Time-travel along the Gowan Hill Heritage Trail, passing the ruins of an iron age fort and cannons on Mote Hill, the site of so many executions that the place went by the nickname of Heiding Hill, or beheading hill.
Secured under a cage is a stone that may or may not be the actual 15th century block on which prisoners placed their necks prior to the executioner whacking their heads off with an ax. Nonetheless, at one time, such a stone saw a brisk business.
Among the most famous decapitations were those of Murdoch Stewart, Duke of Albany. The duke served as governor of Scotland when King James I was imprisoned. After being ransomed in 1424, the King ordered the execution of the duke and his two sons. All three lost their heads on Mote Hill.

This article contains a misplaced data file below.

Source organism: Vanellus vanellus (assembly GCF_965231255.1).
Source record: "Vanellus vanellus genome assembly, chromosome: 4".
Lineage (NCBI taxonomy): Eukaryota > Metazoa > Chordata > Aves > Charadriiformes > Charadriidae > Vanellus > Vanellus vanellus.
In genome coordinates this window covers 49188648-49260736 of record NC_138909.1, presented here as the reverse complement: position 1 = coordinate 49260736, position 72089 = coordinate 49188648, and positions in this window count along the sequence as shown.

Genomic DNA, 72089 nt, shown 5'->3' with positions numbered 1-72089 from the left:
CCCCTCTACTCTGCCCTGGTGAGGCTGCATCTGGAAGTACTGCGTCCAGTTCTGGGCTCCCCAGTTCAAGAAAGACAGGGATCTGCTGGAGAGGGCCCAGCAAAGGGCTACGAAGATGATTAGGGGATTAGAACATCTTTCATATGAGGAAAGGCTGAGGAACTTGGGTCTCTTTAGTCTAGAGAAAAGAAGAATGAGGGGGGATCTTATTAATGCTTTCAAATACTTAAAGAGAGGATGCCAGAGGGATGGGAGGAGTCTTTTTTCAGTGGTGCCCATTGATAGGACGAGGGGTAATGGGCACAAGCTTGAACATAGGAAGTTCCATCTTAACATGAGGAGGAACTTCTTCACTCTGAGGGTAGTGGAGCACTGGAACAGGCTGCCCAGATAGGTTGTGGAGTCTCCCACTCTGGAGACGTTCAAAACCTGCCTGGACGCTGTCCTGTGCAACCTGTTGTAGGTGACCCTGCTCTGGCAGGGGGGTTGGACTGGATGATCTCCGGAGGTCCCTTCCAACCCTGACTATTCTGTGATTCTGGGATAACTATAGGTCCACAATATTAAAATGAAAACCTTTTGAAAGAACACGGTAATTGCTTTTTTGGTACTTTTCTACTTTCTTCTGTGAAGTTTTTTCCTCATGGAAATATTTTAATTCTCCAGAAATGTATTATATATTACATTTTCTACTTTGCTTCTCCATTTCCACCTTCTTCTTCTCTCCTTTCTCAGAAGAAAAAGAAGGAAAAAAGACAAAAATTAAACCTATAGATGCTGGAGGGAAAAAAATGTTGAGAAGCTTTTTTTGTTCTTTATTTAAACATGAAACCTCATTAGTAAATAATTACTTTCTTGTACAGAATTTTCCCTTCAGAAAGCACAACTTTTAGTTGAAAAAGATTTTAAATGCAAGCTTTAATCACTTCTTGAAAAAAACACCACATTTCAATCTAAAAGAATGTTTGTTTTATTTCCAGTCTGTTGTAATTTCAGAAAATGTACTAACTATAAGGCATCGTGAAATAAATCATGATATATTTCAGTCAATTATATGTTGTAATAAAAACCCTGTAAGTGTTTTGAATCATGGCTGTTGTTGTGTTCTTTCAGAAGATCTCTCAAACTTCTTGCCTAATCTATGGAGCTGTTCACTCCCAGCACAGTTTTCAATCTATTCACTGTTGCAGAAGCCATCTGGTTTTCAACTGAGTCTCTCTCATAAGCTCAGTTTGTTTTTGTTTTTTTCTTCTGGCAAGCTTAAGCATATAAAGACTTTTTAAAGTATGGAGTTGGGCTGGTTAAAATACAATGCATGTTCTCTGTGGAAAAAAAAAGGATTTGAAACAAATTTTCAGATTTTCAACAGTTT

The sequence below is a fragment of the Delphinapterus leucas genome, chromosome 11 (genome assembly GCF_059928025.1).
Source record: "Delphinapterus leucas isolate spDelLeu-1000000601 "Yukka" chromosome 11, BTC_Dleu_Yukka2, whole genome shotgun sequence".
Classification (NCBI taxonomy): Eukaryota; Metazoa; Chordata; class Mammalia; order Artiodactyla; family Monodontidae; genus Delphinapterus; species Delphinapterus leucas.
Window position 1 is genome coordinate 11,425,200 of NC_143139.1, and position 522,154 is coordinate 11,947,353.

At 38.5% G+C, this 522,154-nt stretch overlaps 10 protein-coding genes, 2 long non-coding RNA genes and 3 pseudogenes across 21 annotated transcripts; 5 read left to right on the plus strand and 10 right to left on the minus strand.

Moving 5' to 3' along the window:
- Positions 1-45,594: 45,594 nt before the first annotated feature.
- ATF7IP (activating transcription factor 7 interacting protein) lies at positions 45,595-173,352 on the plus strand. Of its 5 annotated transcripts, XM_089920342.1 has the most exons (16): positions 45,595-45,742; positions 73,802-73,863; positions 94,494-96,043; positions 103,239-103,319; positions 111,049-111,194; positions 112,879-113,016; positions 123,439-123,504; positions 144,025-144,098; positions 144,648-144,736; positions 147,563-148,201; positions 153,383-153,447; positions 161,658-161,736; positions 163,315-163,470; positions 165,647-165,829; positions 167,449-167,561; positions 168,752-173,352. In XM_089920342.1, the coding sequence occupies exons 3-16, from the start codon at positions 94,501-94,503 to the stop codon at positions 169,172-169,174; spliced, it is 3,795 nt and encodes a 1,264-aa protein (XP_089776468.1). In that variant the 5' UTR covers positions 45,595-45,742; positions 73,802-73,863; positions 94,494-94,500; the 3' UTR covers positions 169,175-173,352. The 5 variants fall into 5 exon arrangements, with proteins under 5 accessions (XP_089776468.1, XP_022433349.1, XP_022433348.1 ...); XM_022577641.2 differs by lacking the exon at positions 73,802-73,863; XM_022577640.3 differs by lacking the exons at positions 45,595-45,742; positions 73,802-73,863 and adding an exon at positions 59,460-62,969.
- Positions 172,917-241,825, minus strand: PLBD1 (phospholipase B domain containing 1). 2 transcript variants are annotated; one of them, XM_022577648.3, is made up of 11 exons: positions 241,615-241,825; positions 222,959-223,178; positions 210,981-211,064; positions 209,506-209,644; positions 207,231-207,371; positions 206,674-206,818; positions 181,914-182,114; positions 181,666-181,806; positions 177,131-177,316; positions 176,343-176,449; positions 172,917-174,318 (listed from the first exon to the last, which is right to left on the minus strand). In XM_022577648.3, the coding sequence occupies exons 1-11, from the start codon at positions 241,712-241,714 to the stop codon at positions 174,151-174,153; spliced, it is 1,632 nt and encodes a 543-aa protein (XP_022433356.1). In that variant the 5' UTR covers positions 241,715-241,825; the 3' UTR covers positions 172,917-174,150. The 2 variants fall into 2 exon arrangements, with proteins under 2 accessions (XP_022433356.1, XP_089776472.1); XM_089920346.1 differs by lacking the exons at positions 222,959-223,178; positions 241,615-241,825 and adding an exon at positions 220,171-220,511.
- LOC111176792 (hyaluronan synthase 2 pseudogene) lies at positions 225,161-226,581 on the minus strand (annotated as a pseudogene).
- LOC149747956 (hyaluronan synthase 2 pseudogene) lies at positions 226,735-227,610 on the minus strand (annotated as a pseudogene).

Despite the bloody background, the Gowan Hill Heritage Trail is a pretty amble. Look for roe deer in the woods. In spring, daffodils, snowdrops, and violets add color to the paths, and in summer, tall, purple willowherb flowers bloom.
West Highland Way
The West Highland Way is regarded as one of the best hiking trails in Scotland and is certainly one of the best hikes near Glasgow.
Along the trail’s 96 miles, you wind through moorlands, forests, and fields and along lakeshores and hills. The changing terrain and the views make the track a trekker’s delight.
To complete all of the West Highland Way takes about seven days, depending on your stamina and penchant for slow walking through gorgeous scenery. From Glasgow, however, you can board a train to Milngavie to enter the trail at its southern end to walk a much shorter stretch.